The Letterbox Trap

Brand spanking new and built to last - the letterbox trap is bound for the Chayne.

A stroke of fine good fortune has today seen me on the receiving end of a prototype ladder trap designed and built by Solway Feeders. It certainly looks like a promising piece of kit, and given that I’ve seen similar contraptions working wonders on corbie crows from Caithness to the Peak District, I’m keen to see how it will work on the Chayne. In a few months, I should be able to give Solway Feeders some feedback on how the trap works and make suggestions as to how it could be improved (if at all).

Having identified some great sites for larsen traps on the farm last spring, I wonder whether I should use this information to site the letterbox, or whether I should set it up on one of three points on the high ground where all the crows tend to congregate early in the season. Advice and suggestions welcome, as always…



3 thoughts on “The Letterbox Trap

  1. We deployed three of these last year. We put therm out on the greens, about 200 yards from a wood. They worked incredibly well and we collected more vermin than ever before. Thoroughly recommend them.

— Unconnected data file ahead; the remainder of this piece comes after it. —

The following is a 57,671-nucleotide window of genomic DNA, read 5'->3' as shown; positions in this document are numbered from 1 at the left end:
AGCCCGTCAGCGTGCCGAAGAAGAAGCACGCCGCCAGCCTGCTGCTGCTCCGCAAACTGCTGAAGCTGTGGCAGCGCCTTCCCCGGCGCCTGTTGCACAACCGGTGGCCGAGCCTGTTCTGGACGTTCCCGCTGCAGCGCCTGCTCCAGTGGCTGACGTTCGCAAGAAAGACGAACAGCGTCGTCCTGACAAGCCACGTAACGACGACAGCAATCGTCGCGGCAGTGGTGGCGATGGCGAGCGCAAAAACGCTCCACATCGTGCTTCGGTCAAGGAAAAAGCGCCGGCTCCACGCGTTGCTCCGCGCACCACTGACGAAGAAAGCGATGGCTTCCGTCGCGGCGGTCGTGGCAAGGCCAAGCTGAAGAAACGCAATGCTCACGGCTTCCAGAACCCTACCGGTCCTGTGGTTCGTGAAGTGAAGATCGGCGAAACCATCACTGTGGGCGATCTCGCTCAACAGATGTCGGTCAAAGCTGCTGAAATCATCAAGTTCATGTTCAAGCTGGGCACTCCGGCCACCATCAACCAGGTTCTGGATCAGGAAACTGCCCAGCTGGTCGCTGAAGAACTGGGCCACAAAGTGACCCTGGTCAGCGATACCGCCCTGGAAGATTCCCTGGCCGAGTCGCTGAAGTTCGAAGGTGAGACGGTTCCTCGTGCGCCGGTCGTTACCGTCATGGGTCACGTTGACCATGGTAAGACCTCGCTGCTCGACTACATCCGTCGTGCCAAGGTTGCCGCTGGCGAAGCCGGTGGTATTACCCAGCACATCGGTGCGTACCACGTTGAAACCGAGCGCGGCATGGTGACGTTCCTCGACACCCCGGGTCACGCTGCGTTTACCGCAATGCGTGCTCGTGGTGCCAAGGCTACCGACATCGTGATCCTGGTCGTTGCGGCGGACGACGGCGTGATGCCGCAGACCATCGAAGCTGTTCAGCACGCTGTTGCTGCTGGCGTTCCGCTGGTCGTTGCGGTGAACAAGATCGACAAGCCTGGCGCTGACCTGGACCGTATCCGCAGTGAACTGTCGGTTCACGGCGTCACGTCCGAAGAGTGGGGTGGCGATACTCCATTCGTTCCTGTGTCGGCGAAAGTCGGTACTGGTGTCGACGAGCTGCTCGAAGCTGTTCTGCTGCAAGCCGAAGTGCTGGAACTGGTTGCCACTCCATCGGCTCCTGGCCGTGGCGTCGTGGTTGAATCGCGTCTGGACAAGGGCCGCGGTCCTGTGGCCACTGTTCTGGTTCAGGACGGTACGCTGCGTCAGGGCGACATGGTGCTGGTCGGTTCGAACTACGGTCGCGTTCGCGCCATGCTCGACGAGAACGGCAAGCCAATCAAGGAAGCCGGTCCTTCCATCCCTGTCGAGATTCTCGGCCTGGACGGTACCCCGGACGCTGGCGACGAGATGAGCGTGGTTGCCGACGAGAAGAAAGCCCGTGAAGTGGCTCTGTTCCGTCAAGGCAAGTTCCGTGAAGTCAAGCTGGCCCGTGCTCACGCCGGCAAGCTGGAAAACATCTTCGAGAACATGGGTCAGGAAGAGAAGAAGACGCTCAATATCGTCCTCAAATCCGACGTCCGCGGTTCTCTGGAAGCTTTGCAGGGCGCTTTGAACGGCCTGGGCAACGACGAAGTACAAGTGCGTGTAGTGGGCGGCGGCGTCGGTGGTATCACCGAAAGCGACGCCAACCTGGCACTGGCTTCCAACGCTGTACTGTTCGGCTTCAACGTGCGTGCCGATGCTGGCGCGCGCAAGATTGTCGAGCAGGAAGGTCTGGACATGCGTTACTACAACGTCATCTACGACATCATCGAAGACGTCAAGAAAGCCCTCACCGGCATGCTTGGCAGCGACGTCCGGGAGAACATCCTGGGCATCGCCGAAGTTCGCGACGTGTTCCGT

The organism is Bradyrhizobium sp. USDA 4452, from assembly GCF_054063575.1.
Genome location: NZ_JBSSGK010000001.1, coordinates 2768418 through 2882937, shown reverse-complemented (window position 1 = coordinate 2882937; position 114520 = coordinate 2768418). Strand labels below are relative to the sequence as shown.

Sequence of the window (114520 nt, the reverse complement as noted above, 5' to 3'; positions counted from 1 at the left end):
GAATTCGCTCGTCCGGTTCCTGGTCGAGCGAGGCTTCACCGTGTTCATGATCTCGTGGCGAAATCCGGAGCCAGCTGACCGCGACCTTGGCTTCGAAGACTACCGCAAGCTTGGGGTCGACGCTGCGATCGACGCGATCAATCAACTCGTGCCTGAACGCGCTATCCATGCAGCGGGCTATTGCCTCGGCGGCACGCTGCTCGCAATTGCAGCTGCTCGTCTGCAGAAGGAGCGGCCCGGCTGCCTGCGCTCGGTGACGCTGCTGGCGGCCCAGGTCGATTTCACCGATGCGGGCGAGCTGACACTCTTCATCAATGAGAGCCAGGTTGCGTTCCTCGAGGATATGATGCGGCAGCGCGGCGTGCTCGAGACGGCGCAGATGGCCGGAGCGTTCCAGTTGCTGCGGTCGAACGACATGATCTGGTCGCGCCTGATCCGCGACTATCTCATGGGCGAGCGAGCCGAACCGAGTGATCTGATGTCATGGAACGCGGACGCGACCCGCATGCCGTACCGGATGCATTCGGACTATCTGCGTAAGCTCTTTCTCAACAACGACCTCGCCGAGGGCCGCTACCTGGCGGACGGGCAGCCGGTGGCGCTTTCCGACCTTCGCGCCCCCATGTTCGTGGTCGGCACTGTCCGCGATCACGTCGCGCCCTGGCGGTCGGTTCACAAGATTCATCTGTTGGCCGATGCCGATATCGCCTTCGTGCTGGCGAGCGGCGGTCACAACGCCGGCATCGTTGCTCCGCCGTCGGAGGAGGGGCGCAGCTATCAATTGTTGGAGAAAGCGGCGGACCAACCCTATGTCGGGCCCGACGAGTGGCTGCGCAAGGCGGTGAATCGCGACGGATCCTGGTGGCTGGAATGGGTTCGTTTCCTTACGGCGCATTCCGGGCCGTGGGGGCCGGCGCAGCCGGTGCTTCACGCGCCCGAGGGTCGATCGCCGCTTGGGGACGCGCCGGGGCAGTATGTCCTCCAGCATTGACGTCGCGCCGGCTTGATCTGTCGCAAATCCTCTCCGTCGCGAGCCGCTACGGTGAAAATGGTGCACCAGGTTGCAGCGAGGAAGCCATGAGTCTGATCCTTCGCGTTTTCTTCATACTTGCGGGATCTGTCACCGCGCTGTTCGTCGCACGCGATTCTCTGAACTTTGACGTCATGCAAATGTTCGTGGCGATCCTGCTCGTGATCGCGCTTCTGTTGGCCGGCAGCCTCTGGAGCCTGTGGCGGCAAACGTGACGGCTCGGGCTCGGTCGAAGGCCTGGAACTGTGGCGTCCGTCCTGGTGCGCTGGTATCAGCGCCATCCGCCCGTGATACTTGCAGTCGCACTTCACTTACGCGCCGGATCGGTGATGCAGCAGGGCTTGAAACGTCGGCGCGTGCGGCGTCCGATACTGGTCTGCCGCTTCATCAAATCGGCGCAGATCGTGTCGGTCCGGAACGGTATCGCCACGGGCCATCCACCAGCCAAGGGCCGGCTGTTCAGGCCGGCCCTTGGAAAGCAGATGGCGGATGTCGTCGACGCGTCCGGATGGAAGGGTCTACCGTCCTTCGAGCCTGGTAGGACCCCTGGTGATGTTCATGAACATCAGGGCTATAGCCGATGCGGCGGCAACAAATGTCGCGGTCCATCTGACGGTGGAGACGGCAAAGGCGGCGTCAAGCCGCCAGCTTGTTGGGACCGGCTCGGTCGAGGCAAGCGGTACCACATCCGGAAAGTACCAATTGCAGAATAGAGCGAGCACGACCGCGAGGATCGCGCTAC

2. Snakehuts


    Having built and used many letterbox or ladder traps I would comment has follows.

    Firstly the trap should be sited in such a way to not attract attention from passersby if any could be about.

    Some type of perching and protection from the elements for the birds trapped should be provided, along with food and water.

    It’s difficult to build a trap which will hold all corvids

    1. Snakehuts

      The spacing of the ladder can allow jackdaws to enter and leave easily while keeping carrion crows inside.

      I wouldn’t be in too much of a hurry to close the top and allow the corvids free access to the bait for at least a week.

      And finally visit and attend to the trap at least once in any 24 hr period , despatching the trapped quarry humanely

      Good luck with you trapping

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